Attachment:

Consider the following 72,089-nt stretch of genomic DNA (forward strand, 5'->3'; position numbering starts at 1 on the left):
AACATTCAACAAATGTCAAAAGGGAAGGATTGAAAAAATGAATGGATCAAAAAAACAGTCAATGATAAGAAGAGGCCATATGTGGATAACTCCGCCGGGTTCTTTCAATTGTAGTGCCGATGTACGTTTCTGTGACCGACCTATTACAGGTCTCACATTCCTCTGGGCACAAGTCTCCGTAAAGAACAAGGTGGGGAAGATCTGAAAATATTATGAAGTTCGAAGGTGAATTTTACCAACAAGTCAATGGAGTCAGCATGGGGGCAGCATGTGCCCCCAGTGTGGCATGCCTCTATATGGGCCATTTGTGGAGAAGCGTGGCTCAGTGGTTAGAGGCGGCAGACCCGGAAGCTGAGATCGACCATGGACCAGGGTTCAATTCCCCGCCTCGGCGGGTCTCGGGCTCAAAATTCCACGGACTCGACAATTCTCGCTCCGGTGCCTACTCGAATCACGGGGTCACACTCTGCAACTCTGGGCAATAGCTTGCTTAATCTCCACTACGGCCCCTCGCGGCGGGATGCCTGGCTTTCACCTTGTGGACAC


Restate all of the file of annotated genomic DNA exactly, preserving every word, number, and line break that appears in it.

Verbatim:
Consider the following 72,089-nt stretch of genomic DNA (forward strand, 5'->3'; position numbering starts at 1 on the left):
AACATTCAACAAATGTCAAAAGGGAAGGATTGAAAAAATGAATGGATCAAAAAAACAGTCAATGATAAGAAGAGGCCATATGTGGATAACTCCGCCGGGTTCTTTCAATTGTAGTGCCGATGTACGTTTCTGTGACCGACCTATTACAGGTCTCACATTCCTCTGGGCACAAGTCTCCGTAAAGAACAAGGTGGGGAAGATCTGAAAATATTATGAAGTTCGAAGGTGAATTTTACCAACAAGTCAATGGAGTCAGCATGGGGGCAGCATGTGCCCCCAGTGTGGCATGCCTCTATATGGGCCATTTGTGGAGAAGCGTGGCTCAGTGGTTAGAGGCGGCAGACCCGGAAGCTGAGATCGACCATGGACCAGGGTTCAATTCCCCGCCTCGGCGGGTCTCGGGCTCAAAATTCCACGGACTCGACAATTCTCGCTCCGGTGCCTACTCGAATCACGGGGTCACACTCTGCAACTCTGGGCAATAGCTTGCTTAATCTCCACTACGGCCCCTCGCGGCGGGATGCCTGGCTTTCACCTTGTGGACAC